A matter of months after the once popular Maxima slipped off the market, almost unnoticed, a replacement of a kind is available. David Thomson checks out the new Nissan Altima.
Is it, or is it not a replacement for the Maxima? Asked of the new Altima, that's a question that demands a complex answer: Nissan, like every other car company, is reconfiguring its lineup for a world in which the traditional large saloon is more likely to be a sales millstone than milestone, and so the Altima is pitched to cover two bases: that of both the large and medium-sized saloon.
Dimensionally it defies the medium tag, being appreciably longer and fractionally taller than both the previous Maxima and those cars - think Mazda6, Toyota Camry, Holden Malibu, Honda Accord - that Nissan sees as its main rivals; on the other hand, it is a decidedly medium car in a mechanical sense, with a 2.5-litre four-cylinder engine the only motor on offer for Kiwi customers.
Pricing opens at $43,990 for the Altima ST, while the topflight Ti (as tested) lists at $53,290.
Those who recall the somewhat staid lines of the old Maxima will be struck by the Altima's far sleeker, almost coupe-like pose. The Ti benefits from a little extra dressup kit in this regard: 18-inch alloys rather than the ST's 16-inch wheels, xenon headlights, and front fog lamps.
The plunging roofline does make for slightly restricted access to the rear seats, and taller folk may find backseat headroom tight. On the other hand, there's no arguing with the generosity of the boot, with its 488-litre capacity.
Up front a major talking point is the Altima's ''zero gravity'' seats developed using Nasa research into the optimal spinal posture of a person in a weightless environment. Leather trimmed and power-adjusting in the Altima Ti, these proved supremely comfortable on test, although more lateral support would have been appreciated during hard cornering.
That said, had Nissan intended positioning the vehicle as one with serious performance pretensions in New Zealand, we would have seen the flagship 3.5litre 183kW/312Nm V6 variant that is offered in Australia as well as the 127kW/230Nm 2.5-litre four-cylinder version.
It is better instead to think of the Altima as a well-appointed cruising saloon. As such, it majors in creature comforts and convenience features. Even in the ST these extend to Bluetooth connectivity for phone and audio devices, cruise control, dualzone climate control steering-wheel controls, and keyless entry and start.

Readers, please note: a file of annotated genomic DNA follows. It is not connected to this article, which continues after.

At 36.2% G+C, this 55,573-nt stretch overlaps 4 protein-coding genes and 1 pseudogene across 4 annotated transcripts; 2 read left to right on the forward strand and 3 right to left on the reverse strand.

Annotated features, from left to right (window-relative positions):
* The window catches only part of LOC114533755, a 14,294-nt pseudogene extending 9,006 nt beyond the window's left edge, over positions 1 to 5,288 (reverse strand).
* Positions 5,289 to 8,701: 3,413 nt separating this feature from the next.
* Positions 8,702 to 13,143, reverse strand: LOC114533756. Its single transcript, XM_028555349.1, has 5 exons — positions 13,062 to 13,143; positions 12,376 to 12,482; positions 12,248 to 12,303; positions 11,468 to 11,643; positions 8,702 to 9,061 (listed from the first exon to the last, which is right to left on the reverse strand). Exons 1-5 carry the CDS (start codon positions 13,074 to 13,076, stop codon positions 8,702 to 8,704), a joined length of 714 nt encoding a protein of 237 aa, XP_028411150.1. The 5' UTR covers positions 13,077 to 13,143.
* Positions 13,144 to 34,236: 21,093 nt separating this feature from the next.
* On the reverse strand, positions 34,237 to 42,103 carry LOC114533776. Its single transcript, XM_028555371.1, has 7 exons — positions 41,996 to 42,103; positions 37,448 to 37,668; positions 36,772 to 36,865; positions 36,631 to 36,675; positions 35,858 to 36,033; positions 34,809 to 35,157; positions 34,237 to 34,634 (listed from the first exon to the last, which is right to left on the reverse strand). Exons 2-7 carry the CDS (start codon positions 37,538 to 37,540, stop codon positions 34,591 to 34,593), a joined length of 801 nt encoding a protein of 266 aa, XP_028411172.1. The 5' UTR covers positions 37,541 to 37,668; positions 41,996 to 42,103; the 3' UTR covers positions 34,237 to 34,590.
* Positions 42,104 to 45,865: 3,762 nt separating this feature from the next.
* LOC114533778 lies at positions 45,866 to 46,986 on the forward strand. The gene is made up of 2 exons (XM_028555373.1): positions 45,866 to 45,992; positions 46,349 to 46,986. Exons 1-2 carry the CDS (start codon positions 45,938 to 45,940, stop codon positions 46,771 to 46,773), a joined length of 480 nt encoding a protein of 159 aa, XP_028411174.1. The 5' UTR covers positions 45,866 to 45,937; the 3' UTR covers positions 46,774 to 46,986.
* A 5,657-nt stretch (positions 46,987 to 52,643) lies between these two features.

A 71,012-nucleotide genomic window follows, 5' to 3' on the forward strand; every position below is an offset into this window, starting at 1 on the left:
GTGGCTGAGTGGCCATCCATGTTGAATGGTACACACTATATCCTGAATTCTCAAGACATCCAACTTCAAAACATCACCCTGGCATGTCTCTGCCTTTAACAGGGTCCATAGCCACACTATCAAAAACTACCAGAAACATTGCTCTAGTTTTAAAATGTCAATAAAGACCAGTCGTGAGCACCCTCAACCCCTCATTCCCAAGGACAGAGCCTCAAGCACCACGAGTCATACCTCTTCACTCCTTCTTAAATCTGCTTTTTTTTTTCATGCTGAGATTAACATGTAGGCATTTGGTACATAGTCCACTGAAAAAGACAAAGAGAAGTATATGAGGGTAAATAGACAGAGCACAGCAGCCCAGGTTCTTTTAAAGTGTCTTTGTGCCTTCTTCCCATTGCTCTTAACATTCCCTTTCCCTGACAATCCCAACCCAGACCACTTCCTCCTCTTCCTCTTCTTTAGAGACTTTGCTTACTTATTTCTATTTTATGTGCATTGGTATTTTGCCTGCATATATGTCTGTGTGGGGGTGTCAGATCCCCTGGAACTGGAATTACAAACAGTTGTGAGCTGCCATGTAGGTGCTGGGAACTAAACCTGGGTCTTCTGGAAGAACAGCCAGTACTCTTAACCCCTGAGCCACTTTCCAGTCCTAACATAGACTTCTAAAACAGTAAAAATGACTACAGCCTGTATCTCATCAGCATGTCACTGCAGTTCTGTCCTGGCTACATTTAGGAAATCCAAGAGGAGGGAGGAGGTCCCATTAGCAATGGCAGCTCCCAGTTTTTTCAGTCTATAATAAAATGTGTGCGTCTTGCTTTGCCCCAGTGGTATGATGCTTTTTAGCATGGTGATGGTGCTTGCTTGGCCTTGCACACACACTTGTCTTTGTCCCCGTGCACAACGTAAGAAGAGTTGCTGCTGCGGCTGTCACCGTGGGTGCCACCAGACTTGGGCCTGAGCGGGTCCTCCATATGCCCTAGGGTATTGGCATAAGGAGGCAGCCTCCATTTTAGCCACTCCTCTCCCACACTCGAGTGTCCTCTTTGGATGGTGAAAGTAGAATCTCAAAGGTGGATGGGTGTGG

The Ti earns its price premium with a host of extras, including satellite navigation, a seven-inch central colour touchscreen, a premium Bose audio system, blindspot monitoring and lane departure assist, rain-sensing wipers, a power-operated rear sunblind, and both rear-view and surroundview cameras. A system that detects and warns of moving objects around the car when it is stopped, reversing or moving forward slowly is also included, as is NissanConnect, which allows hands-free access to smartphone functions such as Facebook, Google and Twitter via the car's central display screen.
Settling in behind the wheel, one is immediately struck by how well the key instruments and controls are laid out. There's also thoughtful detailing in the storage areas around the front of the cabin, with an array of handy bins, a decent central storage area, and a big glovebox.
Nissan continues its commitment to continuously variable transmission (CVT) technology with the Altima. The efficiency of the CVT transmission brings inherent economy gains, and power delivery is smooth during everyday roundtown and open-road motoring.
Loafing along at a steady open-road pace, the Altima is a long-legged cruiser that feels and sounds refined: the suspension, which tends to the soft and absorbent in its settings, soaks up bumps nicely. There's very little wind noise, minimal engine noise, and road noise is well contained except on the worst of coarse-chip surfaces.
For those times when extra punch is required, the Altima's CVT setup includes a sport mode, which keeps the engine spinning higher in the rev range to access its power and torque more of the time. The extra performance this unleashes comes at the expense of refinement though, as the 2.5-litre engine becomes raucous when worked hard beyond 5500pm.
Handling is competent rather than sparkling, with good grip and a decent resistance to initial understeer. However, while it is much more accomplished dynamically than the Maxima, when really pressed the Altima's steering is too light and the suspension too soft to deliver the kind of incisive handling that will appeal to a really keen driver.
To have expected otherwise would have been to misunderstand the Altima's place in the Kiwi market. It's out there to appeal to fleet buyers in standard guise, and in Ti form to woo private customers who want a reasonably large, well-appointed family saloon.
That diehard enthusiasts may choose to look elsewhere will not worry Nissan a jot.
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